In a debate that, if it hadn't reached a fever pitch before, has definitely hit a sweltering fever pitch now, the Academy of Motion Picture Arts & Sciences (AMPAS) has stood its ground on the controversial decision to not air the handing out of the Best Cinematography, Best Editing, Best Makeup & Hairstyling, and Best Live Action - Short Academy Awards live on its ABC telecast on Sunday, February 24th.
The reason for not including these four awards on the live telecast next weekend? Time constraints, of course! Must get those advertising dollars in and focus on the essential star power apparent throughout the evening...nobody wants to watch a "boring" award being handed out for cinematography!
As a result of this misguided decision, the American Society of Cinematographers (ASC) has just released a statement condemning the Academy's decision to deprive the cinematographers of their moment in the spotlight.
To read the organization's entire rebuttal, scroll down below.
ASC's response to the Academy's Decision to Not Air the Presentation of the Best Cinematography Oscar
"Dear Officers of the Academy of Motion Picture Arts & Sciences,
Your response to our protest letter of Feb. 13 is unsatisfying and oddly inaccurate.
To state that “No award category at the 91st Oscars ceremony will be presented in a manner that depicts the achievements of its nominees and winners any less than others” is in direct conflict with the plan presented by you to Academy members this past Monday. The act of handing out certain awards during commercial breaks and then, at your discretion, airing this content, is most certainly depicting these categories in a lesser light than those being honored live in the spotlight on the main stage.
Regarding your concerns of “misinformation” and “inaccurate reporting”: Our protest letter of Feb. 13 was created by a small group of ASC members directly referencing a copy of President Bailey’s Feb. 11 letter, as well as the AMPAS Mission Statement.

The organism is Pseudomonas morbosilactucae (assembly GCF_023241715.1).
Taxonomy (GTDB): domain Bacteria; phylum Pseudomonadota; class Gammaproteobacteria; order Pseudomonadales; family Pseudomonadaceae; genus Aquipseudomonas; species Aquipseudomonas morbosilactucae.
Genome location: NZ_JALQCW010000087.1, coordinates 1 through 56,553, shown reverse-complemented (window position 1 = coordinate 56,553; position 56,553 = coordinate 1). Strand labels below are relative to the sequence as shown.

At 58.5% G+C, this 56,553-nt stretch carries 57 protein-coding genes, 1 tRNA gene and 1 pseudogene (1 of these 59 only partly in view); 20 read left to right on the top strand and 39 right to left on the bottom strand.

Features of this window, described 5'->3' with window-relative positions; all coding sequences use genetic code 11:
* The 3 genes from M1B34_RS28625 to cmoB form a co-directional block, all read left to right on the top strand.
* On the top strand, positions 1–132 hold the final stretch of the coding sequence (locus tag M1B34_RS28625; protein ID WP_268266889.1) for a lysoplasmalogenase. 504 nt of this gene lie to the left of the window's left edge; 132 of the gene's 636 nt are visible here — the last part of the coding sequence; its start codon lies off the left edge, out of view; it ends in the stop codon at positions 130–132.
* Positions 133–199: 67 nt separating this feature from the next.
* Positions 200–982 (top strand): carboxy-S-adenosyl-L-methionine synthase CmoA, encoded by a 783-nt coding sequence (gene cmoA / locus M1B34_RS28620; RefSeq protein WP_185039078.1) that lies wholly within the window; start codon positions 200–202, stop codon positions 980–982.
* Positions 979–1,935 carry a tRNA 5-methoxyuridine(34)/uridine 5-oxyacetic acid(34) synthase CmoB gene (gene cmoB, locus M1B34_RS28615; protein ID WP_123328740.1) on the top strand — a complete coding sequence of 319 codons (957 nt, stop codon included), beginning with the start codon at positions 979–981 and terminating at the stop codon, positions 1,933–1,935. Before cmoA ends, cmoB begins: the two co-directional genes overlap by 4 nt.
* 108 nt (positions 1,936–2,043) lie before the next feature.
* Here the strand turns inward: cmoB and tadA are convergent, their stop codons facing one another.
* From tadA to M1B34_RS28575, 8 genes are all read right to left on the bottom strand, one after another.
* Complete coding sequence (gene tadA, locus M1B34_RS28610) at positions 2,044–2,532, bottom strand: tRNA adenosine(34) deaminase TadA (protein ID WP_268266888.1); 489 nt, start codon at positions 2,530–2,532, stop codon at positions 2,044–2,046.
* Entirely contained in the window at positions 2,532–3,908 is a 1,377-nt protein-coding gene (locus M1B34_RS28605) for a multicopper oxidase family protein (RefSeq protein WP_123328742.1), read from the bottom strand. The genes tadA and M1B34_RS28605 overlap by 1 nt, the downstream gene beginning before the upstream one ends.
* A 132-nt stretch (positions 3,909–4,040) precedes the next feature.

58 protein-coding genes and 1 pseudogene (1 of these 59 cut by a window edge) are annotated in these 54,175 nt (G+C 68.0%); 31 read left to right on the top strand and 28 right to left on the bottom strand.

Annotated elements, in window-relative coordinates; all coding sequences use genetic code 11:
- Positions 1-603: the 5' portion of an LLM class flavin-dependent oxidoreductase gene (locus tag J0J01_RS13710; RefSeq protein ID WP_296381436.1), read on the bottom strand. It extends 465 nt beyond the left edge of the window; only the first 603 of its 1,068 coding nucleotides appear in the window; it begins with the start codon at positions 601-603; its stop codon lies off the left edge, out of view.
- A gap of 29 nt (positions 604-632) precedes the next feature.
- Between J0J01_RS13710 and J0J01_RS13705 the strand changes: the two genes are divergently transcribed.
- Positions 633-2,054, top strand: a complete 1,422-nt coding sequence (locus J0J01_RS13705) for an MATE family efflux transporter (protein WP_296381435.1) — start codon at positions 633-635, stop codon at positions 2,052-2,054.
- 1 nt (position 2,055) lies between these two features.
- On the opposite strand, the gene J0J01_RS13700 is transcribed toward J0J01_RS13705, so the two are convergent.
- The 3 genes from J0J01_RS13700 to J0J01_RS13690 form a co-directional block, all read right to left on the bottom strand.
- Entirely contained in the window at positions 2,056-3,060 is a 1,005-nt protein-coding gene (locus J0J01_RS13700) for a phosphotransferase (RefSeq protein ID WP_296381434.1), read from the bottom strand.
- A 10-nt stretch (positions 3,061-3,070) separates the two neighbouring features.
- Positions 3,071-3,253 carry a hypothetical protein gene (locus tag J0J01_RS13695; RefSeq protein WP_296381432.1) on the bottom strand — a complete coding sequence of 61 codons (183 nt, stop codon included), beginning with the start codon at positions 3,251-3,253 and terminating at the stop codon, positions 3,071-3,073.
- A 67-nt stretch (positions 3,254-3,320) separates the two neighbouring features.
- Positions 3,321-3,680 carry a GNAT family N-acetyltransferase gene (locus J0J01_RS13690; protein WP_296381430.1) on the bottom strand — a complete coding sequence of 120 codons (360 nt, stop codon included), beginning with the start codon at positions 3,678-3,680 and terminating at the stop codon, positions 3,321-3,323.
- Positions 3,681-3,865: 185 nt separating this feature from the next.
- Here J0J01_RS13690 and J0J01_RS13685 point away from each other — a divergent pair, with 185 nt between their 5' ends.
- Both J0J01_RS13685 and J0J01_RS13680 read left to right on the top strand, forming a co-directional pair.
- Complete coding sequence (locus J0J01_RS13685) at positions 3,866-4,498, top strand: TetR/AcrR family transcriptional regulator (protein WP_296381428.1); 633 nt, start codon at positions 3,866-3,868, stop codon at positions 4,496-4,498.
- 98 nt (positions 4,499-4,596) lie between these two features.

There was simply no room for misinterpretation, misrepresentation or inaccuracy. And the media has reported well on this issue and should be commended for airing both sides equally.
The other concern is exactly how the Academy came to this decision. While you have stated that branch members were involved, and the Cinematography Branch “volunteered,” it seems that almost no one knew much about this nor were any of the members at large consulted or allowed to weigh in (vote) in advance of the decision.
Since our Feb. 13 protest letter was sent to you yesterday evening, hundreds of Cinematographers, Directors, Editors, Producers, Actors and those representing every other filmmaking discipline have added their names as signatories. And this growing list is now being continuously updated on the ASC website with the names of new supporters. I urge you to view it, often.
The steadfast support is there to change the decision you’d made because we are the people you represent. We are Academy members, we are filmmakers — the ones who conceive, create, present, and earn our living in the film industry and support the Academy.
It’s important for the Academy to understand how unprecedented and surprising this decision was. The Academy has done great things for the industry and its members and that is why the shockwave this created sparked such an emotional response. We love and respect this institution and are dedicated to its success.
The mission of the Academy of Motion Picture Arts & Sciences is to represent us and honor our achievements. Please reverse this decision, stand by the mission, and honor all filmmakers in the main broadcast, as the Academy has always done in the past."